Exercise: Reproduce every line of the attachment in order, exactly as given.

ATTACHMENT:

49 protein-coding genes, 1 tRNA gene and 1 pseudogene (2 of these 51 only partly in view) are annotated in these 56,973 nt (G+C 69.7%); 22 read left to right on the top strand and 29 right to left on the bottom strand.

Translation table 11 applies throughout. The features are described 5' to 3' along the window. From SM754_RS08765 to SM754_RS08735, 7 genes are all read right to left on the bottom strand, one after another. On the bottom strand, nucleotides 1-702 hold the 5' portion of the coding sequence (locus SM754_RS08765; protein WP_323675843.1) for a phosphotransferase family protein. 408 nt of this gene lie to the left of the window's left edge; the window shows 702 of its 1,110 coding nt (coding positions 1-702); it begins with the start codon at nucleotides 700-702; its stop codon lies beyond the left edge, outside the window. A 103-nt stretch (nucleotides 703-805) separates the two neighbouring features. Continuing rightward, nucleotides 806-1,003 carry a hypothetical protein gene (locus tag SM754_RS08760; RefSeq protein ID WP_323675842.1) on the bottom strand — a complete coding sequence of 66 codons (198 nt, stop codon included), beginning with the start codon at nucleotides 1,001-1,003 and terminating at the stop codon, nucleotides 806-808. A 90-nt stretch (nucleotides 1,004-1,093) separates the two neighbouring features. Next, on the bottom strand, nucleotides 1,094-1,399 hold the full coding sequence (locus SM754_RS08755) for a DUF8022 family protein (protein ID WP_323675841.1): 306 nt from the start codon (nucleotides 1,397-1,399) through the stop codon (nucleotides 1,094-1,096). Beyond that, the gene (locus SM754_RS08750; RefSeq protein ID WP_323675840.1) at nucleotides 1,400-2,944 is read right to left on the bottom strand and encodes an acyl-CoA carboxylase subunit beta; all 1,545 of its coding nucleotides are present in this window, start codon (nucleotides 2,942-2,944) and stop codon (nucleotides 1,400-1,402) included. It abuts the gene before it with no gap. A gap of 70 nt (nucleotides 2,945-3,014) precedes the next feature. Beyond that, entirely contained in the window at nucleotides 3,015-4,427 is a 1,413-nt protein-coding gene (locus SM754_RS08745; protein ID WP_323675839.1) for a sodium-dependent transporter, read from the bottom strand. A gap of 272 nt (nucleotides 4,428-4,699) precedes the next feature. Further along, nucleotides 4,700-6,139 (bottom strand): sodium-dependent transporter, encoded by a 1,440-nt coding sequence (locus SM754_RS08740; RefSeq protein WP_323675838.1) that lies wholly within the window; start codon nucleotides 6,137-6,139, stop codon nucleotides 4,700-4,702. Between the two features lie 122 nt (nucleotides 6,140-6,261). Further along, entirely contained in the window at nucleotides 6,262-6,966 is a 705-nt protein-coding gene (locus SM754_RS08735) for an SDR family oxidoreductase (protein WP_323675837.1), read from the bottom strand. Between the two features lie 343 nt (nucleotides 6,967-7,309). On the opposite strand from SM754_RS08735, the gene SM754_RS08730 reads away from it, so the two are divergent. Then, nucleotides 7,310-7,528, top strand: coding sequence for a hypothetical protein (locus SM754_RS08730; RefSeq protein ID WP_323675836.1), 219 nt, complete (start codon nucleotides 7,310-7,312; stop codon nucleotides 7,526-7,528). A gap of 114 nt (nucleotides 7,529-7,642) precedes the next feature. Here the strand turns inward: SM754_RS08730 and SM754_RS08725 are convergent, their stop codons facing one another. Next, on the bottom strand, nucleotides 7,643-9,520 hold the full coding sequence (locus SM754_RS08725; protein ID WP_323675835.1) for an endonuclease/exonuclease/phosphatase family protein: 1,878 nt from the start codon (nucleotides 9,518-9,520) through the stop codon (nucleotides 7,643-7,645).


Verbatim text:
49 protein-coding genes, 1 tRNA gene and 1 pseudogene (2 of these 51 only partly in view) are annotated in these 56,973 nt (G+C 69.7%); 22 read left to right on the top strand and 29 right to left on the bottom strand.

Translation table 11 applies throughout. The features are described 5' to 3' along the window. From SM754_RS08765 to SM754_RS08735, 7 genes are all read right to left on the bottom strand, one after another. On the bottom strand, nucleotides 1-702 hold the 5' portion of the coding sequence (locus SM754_RS08765; protein WP_323675843.1) for a phosphotransferase family protein. 408 nt of this gene lie to the left of the window's left edge; the window shows 702 of its 1,110 coding nt (coding positions 1-702); it begins with the start codon at nucleotides 700-702; its stop codon lies beyond the left edge, outside the window. A 103-nt stretch (nucleotides 703-805) separates the two neighbouring features. Continuing rightward, nucleotides 806-1,003 carry a hypothetical protein gene (locus tag SM754_RS08760; RefSeq protein ID WP_323675842.1) on the bottom strand — a complete coding sequence of 66 codons (198 nt, stop codon included), beginning with the start codon at nucleotides 1,001-1,003 and terminating at the stop codon, nucleotides 806-808. A 90-nt stretch (nucleotides 1,004-1,093) separates the two neighbouring features. Next, on the bottom strand, nucleotides 1,094-1,399 hold the full coding sequence (locus SM754_RS08755) for a DUF8022 family protein (protein ID WP_323675841.1): 306 nt from the start codon (nucleotides 1,397-1,399) through the stop codon (nucleotides 1,094-1,096). Beyond that, the gene (locus SM754_RS08750; RefSeq protein ID WP_323675840.1) at nucleotides 1,400-2,944 is read right to left on the bottom strand and encodes an acyl-CoA carboxylase subunit beta; all 1,545 of its coding nucleotides are present in this window, start codon (nucleotides 2,942-2,944) and stop codon (nucleotides 1,400-1,402) included. It abuts the gene before it with no gap. A gap of 70 nt (nucleotides 2,945-3,014) precedes the next feature. Beyond that, entirely contained in the window at nucleotides 3,015-4,427 is a 1,413-nt protein-coding gene (locus SM754_RS08745; protein ID WP_323675839.1) for a sodium-dependent transporter, read from the bottom strand. A gap of 272 nt (nucleotides 4,428-4,699) precedes the next feature. Further along, nucleotides 4,700-6,139 (bottom strand): sodium-dependent transporter, encoded by a 1,440-nt coding sequence (locus SM754_RS08740; RefSeq protein WP_323675838.1) that lies wholly within the window; start codon nucleotides 6,137-6,139, stop codon nucleotides 4,700-4,702. Between the two features lie 122 nt (nucleotides 6,140-6,261). Further along, entirely contained in the window at nucleotides 6,262-6,966 is a 705-nt protein-coding gene (locus SM754_RS08735) for an SDR family oxidoreductase (protein WP_323675837.1), read from the bottom strand. Between the two features lie 343 nt (nucleotides 6,967-7,309). On the opposite strand from SM754_RS08735, the gene SM754_RS08730 reads away from it, so the two are divergent. Then, nucleotides 7,310-7,528, top strand: coding sequence for a hypothetical protein (locus SM754_RS08730; RefSeq protein ID WP_323675836.1), 219 nt, complete (start codon nucleotides 7,310-7,312; stop codon nucleotides 7,526-7,528). A gap of 114 nt (nucleotides 7,529-7,642) precedes the next feature. Here the strand turns inward: SM754_RS08730 and SM754_RS08725 are convergent, their stop codons facing one another. Next, on the bottom strand, nucleotides 7,643-9,520 hold the full coding sequence (locus SM754_RS08725; protein ID WP_323675835.1) for an endonuclease/exonuclease/phosphatase family protein: 1,878 nt from the start codon (nucleotides 9,518-9,520) through the stop codon (nucleotides 7,643-7,645).